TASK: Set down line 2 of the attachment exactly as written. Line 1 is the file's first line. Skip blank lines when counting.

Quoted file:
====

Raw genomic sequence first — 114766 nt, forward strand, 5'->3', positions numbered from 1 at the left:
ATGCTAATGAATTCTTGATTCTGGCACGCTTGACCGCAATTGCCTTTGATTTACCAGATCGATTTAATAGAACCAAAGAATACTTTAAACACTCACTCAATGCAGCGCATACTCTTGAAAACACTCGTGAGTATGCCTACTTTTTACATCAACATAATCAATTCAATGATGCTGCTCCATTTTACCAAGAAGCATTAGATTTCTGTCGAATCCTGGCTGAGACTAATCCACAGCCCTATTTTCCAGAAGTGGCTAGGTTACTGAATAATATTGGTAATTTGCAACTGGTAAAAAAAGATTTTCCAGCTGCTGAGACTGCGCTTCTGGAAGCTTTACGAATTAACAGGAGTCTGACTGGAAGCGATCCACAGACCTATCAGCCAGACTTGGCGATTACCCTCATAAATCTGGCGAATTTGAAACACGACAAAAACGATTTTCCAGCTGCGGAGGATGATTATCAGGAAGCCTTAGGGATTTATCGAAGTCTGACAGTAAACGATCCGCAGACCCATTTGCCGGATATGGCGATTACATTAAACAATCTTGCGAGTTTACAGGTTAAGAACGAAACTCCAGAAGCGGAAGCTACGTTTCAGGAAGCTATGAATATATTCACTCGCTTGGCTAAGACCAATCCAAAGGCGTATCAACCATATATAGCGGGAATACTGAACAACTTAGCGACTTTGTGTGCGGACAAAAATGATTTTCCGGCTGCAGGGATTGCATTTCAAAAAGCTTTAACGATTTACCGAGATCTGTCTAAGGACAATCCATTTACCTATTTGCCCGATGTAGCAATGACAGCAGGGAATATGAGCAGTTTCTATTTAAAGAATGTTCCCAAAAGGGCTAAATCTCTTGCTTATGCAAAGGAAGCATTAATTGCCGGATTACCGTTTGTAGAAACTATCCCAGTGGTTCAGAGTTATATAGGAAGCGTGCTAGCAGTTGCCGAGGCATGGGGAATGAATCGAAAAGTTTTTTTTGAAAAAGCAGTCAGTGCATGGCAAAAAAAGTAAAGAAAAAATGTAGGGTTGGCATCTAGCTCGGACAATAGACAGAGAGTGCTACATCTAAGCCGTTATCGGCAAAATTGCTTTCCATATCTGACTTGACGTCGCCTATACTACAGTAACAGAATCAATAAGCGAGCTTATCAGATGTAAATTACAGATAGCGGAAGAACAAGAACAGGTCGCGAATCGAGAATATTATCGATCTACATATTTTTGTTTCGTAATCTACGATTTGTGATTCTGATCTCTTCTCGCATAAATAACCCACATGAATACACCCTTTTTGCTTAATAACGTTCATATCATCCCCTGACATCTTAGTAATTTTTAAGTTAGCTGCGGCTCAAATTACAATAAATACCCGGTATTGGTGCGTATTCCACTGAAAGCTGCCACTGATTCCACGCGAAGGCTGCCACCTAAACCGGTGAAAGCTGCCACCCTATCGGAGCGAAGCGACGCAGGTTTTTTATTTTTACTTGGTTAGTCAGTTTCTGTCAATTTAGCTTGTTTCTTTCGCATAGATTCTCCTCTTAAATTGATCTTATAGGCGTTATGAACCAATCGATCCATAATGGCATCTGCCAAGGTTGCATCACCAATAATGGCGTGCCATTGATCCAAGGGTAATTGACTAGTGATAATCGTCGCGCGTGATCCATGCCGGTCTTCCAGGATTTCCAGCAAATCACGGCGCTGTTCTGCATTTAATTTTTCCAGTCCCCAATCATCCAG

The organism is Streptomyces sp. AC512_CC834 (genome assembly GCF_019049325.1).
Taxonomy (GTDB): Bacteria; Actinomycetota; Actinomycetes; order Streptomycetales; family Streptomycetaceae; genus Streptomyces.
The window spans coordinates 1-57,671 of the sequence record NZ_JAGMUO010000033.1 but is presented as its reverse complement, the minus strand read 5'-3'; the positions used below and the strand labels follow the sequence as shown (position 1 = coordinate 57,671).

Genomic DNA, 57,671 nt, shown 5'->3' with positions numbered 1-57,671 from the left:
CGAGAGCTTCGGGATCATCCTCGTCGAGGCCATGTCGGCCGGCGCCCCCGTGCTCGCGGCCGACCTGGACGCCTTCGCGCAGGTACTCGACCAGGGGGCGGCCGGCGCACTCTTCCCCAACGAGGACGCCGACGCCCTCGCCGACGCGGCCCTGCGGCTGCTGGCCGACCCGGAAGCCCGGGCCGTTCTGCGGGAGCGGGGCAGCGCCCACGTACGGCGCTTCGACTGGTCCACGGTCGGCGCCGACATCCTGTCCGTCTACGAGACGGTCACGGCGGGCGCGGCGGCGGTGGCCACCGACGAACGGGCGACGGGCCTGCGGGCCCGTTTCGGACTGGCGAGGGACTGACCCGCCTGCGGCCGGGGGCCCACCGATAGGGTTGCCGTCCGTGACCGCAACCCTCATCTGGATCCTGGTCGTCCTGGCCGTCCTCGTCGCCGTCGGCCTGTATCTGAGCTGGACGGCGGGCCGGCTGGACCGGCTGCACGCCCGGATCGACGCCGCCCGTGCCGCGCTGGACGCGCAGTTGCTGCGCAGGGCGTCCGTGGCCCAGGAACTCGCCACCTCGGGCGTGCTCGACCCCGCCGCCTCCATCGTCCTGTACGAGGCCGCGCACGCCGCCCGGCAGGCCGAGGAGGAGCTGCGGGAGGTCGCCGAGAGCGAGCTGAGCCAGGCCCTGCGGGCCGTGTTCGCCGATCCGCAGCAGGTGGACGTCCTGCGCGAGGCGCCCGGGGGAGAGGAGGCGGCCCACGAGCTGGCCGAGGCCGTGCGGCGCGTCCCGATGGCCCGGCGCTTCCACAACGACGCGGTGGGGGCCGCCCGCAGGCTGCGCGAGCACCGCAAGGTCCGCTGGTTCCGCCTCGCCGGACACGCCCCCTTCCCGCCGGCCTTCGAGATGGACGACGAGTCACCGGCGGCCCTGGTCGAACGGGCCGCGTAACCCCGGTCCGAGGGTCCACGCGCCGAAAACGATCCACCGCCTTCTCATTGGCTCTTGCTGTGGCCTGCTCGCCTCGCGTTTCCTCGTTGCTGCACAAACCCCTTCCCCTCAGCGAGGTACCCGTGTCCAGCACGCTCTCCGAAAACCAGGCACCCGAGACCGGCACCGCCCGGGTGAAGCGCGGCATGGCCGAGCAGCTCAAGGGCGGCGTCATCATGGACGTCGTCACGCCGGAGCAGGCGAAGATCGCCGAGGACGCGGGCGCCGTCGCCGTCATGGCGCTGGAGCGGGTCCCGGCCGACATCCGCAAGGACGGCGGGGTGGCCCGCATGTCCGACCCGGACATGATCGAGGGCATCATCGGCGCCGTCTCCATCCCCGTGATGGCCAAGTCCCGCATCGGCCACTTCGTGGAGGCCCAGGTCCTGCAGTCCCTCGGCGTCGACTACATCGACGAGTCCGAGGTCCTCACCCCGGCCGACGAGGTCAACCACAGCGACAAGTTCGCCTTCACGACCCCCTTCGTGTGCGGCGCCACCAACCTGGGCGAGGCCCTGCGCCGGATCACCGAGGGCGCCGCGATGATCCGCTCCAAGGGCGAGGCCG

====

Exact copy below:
ATGCTAATGAATTCTTGATTCTGGCACGCTTGACCGCAATTGCCTTTGATTTACCAGATCGATTTAATAGAACCAAAGAATACTTTAAACACTCACTCAATGCAGCGCATACTCTTGAAAACACTCGTGAGTATGCCTACTTTTTACATCAACATAATCAATTCAATGATGCTGCTCCATTTTACCAAGAAGCATTAGATTTCTGTCGAATCCTGGCTGAGACTAATCCACAGCCCTATTTTCCAGAAGTGGCTAGGTTACTGAATAATATTGGTAATTTGCAACTGGTAAAAAAAGATTTTCCAGCTGCTGAGACTGCGCTTCTGGAAGCTTTACGAATTAACAGGAGTCTGACTGGAAGCGATCCACAGACCTATCAGCCAGACTTGGCGATTACCCTCATAAATCTGGCGAATTTGAAACACGACAAAAACGATTTTCCAGCTGCGGAGGATGATTATCAGGAAGCCTTAGGGATTTATCGAAGTCTGACAGTAAACGATCCGCAGACCCATTTGCCGGATATGGCGATTACATTAAACAATCTTGCGAGTTTACAGGTTAAGAACGAAACTCCAGAAGCGGAAGCTACGTTTCAGGAAGCTATGAATATATTCACTCGCTTGGCTAAGACCAATCCAAAGGCGTATCAACCATATATAGCGGGAATACTGAACAACTTAGCGACTTTGTGTGCGGACAAAAATGATTTTCCGGCTGCAGGGATTGCATTTCAAAAAGCTTTAACGATTTACCGAGATCTGTCTAAGGACAATCCATTTACCTATTTGCCCGATGTAGCAATGACAGCAGGGAATATGAGCAGTTTCTATTTAAAGAATGTTCCCAAAAGGGCTAAATCTCTTGCTTATGCAAAGGAAGCATTAATTGCCGGATTACCGTTTGTAGAAACTATCCCAGTGGTTCAGAGTTATATAGGAAGCGTGCTAGCAGTTGCCGAGGCATGGGGAATGAATCGAAAAGTTTTTTTTGAAAAAGCAGTCAGTGCATGGCAAAAAAAGTAAAGAAAAAATGTAGGGTTGGCATCTAGCTCGGACAATAGACAGAGAGTGCTACATCTAAGCCGTTATCGGCAAAATTGCTTTCCATATCTGACTTGACGTCGCCTATACTACAGTAACAGAATCAATAAGCGAGCTTATCAGATGTAAATTACAGATAGCGGAAGAACAAGAACAGGTCGCGAATCGAGAATATTATCGATCTACATATTTTTGTTTCGTAATCTACGATTTGTGATTCTGATCTCTTCTCGCATAAATAACCCACATGAATACACCCTTTTTGCTTAATAACGTTCATATCATCCCCTGACATCTTAGTAATTTTTAAGTTAGCTGCGGCTCAAATTACAATAAATACCCGGTATTGGTGCGTATTCCACTGAAAGCTGCCACTGATTCCACGCGAAGGCTGCCACCTAAACCGGTGAAAGCTGCCACCCTATCGGAGCGAAGCGACGCAGGTTTTTTATTTTTACTTGGTTAGTCAGTTTCTGTCAATTTAGCTTGTTTCTTTCGCATAGATTCTCCTCTTAAATTGATCTTATAGGCGTTATGAACCAATCGATCCATAATGGCATCTGCCAAGGTTGCATCACCAATAATGGCGTGCCATTGATCCAAGGGTAATTGACTAGTGATAATCGTCGCGCGTGATCCATGCCGGTCTTCCAGGATTTCCAGCAAATCACGGCGCTGTTCTGCATTTAATTTTTCCAGTCCCCAATCATCCAG